"The most important period of life is not the age of university studies but the period from birth to the age of six... for that is the time when intelligence itself, her greatest implement, is being formed..."

Dr. Maria Montessori

Dr. Maria Montessori (1870-1952) an Italian physician, educator, and anthropologist revolutionized the way on how we value and educate children today. Dr. Montessori devoted her studies to the field of education and discovered universal principles underlying the development of children.  Her method is clear, practical, and scientific, derived from the data of anthropology and natural sciences. 

Dr. Montessori wanted to change the role of education, not to use education as a mere  transportation of information or acquisition of knowledge, but to go beyond that - she wanted the purpose of education to become an "aid to life", to prepare children for life and not how to make a living. She disagreed on how children were taught by regurgitating information without any sense or purpose or how schools concentrate on quantitative scores in their evaluation of children. She questioned, "what is the use of transmitting knowledge if the individual's total development lags behind?"

What she saw in children was different. She observed that a child's work is "to create the person he or she will become". Children want to become active contributors of their environment, and they were continuously seeking to perfect themselves. Children are in a constant state of metamorphosis, creating for themselves the individuals they are going to be. And the environment in which they evolve will shape them. This environment will allow children purposeful movement. Children become active participants in their environment. The Montessori classroom provides the freedom within the limits of an environment which develops a sense of order and self- discipline. Children experience and develop a sense of purpose to what they have learned.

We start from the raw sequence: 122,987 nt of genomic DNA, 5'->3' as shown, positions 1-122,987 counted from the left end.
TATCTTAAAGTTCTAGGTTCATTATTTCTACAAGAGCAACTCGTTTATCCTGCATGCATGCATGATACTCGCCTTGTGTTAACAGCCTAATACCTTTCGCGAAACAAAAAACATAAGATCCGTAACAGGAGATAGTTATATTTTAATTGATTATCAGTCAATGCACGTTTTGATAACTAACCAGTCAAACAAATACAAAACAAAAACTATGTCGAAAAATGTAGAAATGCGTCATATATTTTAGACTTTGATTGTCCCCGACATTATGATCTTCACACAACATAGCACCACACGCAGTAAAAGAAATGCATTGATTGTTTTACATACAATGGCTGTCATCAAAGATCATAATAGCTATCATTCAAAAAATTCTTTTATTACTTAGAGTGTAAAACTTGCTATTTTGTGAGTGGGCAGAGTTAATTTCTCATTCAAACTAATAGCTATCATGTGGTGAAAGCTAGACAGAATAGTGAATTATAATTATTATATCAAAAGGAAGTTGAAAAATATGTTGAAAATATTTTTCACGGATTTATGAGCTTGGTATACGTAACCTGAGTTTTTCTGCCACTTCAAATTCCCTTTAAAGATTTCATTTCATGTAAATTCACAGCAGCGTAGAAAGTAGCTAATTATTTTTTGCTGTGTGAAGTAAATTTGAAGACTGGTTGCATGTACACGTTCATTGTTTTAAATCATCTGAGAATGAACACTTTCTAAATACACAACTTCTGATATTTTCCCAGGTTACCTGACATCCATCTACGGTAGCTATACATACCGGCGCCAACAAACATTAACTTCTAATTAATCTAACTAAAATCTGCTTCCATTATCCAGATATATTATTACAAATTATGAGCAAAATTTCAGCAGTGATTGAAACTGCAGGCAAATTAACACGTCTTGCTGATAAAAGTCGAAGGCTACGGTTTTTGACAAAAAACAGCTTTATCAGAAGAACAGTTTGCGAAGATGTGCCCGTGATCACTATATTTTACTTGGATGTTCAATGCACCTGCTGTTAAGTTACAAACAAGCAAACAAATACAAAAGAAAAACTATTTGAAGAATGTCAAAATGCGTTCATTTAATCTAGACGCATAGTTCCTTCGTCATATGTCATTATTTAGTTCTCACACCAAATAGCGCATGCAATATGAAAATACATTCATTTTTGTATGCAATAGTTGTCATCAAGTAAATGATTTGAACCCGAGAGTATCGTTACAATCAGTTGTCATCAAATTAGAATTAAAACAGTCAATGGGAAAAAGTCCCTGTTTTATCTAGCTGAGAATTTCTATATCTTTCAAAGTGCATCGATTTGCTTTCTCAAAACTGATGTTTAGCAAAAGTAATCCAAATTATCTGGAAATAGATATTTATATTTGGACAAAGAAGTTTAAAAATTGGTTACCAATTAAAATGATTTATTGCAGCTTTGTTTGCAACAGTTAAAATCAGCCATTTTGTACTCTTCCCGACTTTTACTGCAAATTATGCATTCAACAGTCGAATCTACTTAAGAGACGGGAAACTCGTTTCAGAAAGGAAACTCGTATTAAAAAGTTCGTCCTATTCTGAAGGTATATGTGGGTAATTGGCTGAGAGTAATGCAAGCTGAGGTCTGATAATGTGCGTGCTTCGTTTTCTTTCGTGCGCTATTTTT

She also noted, "follow the spirit of the child". She felt that nurturing the spirit of the child and understanding their natural development is vital in the complete formation of a human being. Children imbibe values of respect for nature, caring for and acceptance of others, and becoming an active and responsible member of society.

In the Montessori classroom, learning initially occurs through the use of materials which provide a concrete representation of an abstract concept. Step by step the child is led from the concrete to the abstract. Concepts are known for why they work before the theoretical is expected. The child becomes a self directed learner, not dependent upon the focus of the adult. The teacher is the guide for the child; showing the way or unlocking the door to the environment, thus enabling the child to reach his or her full potential.